Adventures in Advaita Vedanta, the philosophy and science of spirit. We are one you and I; are you curious why?..


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To Be Alone

Hari Om
Monday is AUM-day; in search of meditation

SOLITUDE. Does it serve a purpose for the meditator? Does it have to mean 'lonely'? We are going to explore the writings of a number of notable contemplatives of various backgrounds and explore the role of solitude in spiritual pursuit. These are from a collection published by Chinmaya Publications.

Let us first consider what solitude means to us. For some it is a balm, but there are others who cannot bear the idea of not having at least one person in sight. If we are thinking clearly, we will realise that it is the case we are born alone, live out our experiences alone and die alone… there may be other bodies present in all these things, but the personality "I" is the only one which is doing the actual experiencing. Many people can experience the same situation, but every single one of them will do so according to who they are in their solitary selves.

There is also the interpretation of solitude; for some it is simply to 'be alone', for others it means 'loneliness'. For the one who understands that to be alone has benefits for the body, mind and spirit to recuperate and regroup, solitude will be welcomed. For those who cannot bear to deal with things by themselves, the idea of not having anybody else to whom they can pour out their joys or sorrows is tantamount to punishment.

Those who would follow a spiritual path, however, will find that, regardless of which particular religious doctrine or philosophy they opt for, there will come a point at which the necessity for solitude will arise. Whilst there is benefit in our early stages to congregate, be it in church, mosque or temple, if we are serious about a relationship with the Higher, we must start to separate ourselves. Only in deep solitude, when the mind becomes still, does the state of fullness exist. If we have even a bird for company, does it not tend to become our focus - a distraction from our purpose?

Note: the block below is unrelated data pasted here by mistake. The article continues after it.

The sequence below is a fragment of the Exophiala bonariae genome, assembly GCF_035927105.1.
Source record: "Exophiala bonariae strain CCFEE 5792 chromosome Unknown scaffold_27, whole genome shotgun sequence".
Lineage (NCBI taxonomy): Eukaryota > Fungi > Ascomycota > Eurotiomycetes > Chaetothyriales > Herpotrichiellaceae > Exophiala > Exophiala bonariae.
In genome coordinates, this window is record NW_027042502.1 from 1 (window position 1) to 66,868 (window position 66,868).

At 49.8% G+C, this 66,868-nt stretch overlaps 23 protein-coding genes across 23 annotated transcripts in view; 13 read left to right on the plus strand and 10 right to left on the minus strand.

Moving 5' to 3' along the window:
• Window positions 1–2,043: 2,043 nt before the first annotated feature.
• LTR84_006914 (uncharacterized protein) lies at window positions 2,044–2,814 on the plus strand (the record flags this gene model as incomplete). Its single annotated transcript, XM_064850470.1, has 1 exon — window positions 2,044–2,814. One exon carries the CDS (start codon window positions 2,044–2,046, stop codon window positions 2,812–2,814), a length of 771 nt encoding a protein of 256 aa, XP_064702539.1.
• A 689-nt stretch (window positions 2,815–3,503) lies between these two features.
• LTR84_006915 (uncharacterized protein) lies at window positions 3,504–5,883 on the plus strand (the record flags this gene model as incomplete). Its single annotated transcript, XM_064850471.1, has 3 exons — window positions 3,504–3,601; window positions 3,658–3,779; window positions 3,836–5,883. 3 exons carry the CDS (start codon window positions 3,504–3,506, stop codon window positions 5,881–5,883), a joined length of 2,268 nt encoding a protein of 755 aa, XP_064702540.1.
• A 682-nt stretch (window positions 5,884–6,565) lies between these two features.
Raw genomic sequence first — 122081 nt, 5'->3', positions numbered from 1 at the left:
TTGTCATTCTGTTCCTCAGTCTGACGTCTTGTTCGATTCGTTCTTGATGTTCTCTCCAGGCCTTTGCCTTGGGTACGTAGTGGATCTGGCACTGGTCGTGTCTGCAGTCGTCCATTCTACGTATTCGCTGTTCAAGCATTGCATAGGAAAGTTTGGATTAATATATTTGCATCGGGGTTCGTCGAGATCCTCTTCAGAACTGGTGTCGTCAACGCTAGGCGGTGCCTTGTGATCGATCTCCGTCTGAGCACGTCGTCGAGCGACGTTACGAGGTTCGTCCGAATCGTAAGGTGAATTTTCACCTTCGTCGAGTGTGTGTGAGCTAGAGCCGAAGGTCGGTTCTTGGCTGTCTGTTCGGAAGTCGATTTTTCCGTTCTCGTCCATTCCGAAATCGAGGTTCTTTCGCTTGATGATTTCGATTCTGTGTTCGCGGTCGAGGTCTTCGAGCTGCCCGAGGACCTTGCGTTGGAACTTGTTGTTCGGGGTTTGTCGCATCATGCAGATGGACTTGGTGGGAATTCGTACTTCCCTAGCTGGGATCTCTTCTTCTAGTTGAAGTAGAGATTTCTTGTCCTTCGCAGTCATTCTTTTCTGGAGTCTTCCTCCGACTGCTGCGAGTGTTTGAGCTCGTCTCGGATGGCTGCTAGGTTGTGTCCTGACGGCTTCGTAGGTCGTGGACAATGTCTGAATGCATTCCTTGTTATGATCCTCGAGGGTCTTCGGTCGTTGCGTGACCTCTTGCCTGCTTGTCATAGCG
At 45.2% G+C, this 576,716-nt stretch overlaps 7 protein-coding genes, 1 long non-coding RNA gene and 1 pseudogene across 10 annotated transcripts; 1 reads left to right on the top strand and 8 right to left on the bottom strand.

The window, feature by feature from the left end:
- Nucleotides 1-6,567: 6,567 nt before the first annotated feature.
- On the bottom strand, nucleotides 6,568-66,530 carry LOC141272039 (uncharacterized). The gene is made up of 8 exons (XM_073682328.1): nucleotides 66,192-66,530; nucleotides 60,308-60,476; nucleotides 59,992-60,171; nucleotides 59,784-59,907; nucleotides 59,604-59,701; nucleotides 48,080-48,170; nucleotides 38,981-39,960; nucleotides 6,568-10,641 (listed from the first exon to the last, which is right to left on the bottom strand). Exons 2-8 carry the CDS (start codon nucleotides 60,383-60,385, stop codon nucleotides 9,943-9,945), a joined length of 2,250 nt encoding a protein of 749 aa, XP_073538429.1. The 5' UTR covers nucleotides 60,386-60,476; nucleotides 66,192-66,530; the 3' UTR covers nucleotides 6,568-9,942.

Loneliness does not arise from isolation from others, but isolation from ourselves. What tends to happen when we are alone is that we let our minds take us in all directions to fret and frolic without purpose. Being burdened with such thoughts is not to be with ourselves, but to be with the external world which generated the thoughts. The purpose of solitude in spiritual practice is to leave the external and delve into the internal in order to truly be with the Self, the Higher Essence within us.

In solitude alone can we confront ourselves and thus weed out the unproductive parts of our personality. We are forced to 'come clean' with ourselves - else self-combust!

Thus, over the next few weeks we shall explore, firstly, the requirement for solitude and introspection, then we shall learn a bit more about the process of adopting the solitary life and then finally, (in case there is panic!), we will receive some guidance on how to maintain an attitude of solitude whilst living among many. Yes, it doesn't mean seeking out a forest hut or a cave on the cliff-side, but to bring a level of independence from the external into our daily living. Purification of the mind from excess concerns, communion with our inner beingness, and relating to others out of inner strength; these are the boons which can be ours if we cherish the moments of solitude.

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Hari OM
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